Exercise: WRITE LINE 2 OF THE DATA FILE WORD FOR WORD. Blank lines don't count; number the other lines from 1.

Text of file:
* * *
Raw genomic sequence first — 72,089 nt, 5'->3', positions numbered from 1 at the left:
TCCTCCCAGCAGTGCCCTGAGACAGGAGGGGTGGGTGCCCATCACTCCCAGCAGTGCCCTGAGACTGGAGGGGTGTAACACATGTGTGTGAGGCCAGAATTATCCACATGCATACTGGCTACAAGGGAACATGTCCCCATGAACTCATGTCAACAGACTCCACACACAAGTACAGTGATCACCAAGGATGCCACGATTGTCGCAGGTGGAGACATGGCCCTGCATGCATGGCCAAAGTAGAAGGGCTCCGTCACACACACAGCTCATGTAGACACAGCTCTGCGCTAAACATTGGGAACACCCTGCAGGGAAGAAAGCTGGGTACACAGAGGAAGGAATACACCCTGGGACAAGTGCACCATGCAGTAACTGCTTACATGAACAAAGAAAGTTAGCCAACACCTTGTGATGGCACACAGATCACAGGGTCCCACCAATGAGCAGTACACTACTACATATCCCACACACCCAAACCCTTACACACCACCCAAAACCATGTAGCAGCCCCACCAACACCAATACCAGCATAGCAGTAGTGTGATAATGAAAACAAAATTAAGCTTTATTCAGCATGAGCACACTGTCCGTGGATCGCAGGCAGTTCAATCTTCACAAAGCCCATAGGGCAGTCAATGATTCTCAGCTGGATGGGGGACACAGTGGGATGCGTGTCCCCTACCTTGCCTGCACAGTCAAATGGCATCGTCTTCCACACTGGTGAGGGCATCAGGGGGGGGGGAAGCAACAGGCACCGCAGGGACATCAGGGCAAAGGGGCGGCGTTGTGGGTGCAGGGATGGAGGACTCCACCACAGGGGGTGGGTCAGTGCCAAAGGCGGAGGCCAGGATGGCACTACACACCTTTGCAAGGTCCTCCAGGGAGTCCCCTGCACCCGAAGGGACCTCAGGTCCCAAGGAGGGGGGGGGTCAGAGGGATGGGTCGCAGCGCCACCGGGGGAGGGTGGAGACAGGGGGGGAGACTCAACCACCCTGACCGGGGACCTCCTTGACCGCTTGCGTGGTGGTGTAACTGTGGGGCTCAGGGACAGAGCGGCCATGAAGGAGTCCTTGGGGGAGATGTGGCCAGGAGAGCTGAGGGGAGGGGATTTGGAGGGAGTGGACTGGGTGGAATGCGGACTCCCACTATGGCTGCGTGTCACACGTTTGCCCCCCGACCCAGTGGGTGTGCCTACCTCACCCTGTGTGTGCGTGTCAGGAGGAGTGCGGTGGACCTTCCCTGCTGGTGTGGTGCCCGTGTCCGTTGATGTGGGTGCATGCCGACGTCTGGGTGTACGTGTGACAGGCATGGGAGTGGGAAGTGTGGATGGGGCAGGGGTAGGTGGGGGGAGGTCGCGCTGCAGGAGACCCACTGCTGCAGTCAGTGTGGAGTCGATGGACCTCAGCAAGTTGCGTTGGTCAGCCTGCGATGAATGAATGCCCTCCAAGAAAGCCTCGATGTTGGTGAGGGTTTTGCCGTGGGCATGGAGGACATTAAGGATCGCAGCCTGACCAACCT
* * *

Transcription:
TCCTCCCAGCAGTGCCCTGAGACAGGAGGGGTGGGTGCCCATCACTCCCAGCAGTGCCCTGAGACTGGAGGGGTGTAACACATGTGTGTGAGGCCAGAATTATCCACATGCATACTGGCTACAAGGGAACATGTCCCCATGAACTCATGTCAACAGACTCCACACACAAGTACAGTGATCACCAAGGATGCCACGATTGTCGCAGGTGGAGACATGGCCCTGCATGCATGGCCAAAGTAGAAGGGCTCCGTCACACACACAGCTCATGTAGACACAGCTCTGCGCTAAACATTGGGAACACCCTGCAGGGAAGAAAGCTGGGTACACAGAGGAAGGAATACACCCTGGGACAAGTGCACCATGCAGTAACTGCTTACATGAACAAAGAAAGTTAGCCAACACCTTGTGATGGCACACAGATCACAGGGTCCCACCAATGAGCAGTACACTACTACATATCCCACACACCCAAACCCTTACACACCACCCAAAACCATGTAGCAGCCCCACCAACACCAATACCAGCATAGCAGTAGTGTGATAATGAAAACAAAATTAAGCTTTATTCAGCATGAGCACACTGTCCGTGGATCGCAGGCAGTTCAATCTTCACAAAGCCCATAGGGCAGTCAATGATTCTCAGCTGGATGGGGGACACAGTGGGATGCGTGTCCCCTACCTTGCCTGCACAGTCAAATGGCATCGTCTTCCACACTGGTGAGGGCATCAGGGGGGGGGGAAGCAACAGGCACCGCAGGGACATCAGGGCAAAGGGGCGGCGTTGTGGGTGCAGGGATGGAGGACTCCACCACAGGGGGTGGGTCAGTGCCAAAGGCGGAGGCCAGGATGGCACTACACACCTTTGCAAGGTCCTCCAGGGAGTCCCCTGCACCCGAAGGGACCTCAGGTCCCAAGGAGGGGGGGGGTCAGAGGGATGGGTCGCAGCGCCACCGGGGGAGGGTGGAGACAGGGGGGGAGACTCAACCACCCTGACCGGGGACCTCCTTGACCGCTTGCGTGGTGGTGTAACTGTGGGGCTCAGGGACAGAGCGGCCATGAAGGAGTCCTTGGGGGAGATGTGGCCAGGAGAGCTGAGGGGAGGGGATTTGGAGGGAGTGGACTGGGTGGAATGCGGACTCCCACTATGGCTGCGTGTCACACGTTTGCCCCCCGACCCAGTGGGTGTGCCTACCTCACCCTGTGTGTGCGTGTCAGGAGGAGTGCGGTGGACCTTCCCTGCTGGTGTGGTGCCCGTGTCCGTTGATGTGGGTGCATGCCGACGTCTGGGTGTACGTGTGACAGGCATGGGAGTGGGAAGTGTGGATGGGGCAGGGGTAGGTGGGGGGAGGTCGCGCTGCAGGAGACCCACTGCTGCAGTCAGTGTGGAGTCGATGGACCTCAGCAAGTTGCGTTGGTCAGCCTGCGATGAATGAATGCCCTCCAAGAAAGCCTCGATGTTGGTGAGGGTTTTGCCGTGGGCATGGAGGACATTAAGGATCGCAGCCTGACCAACCT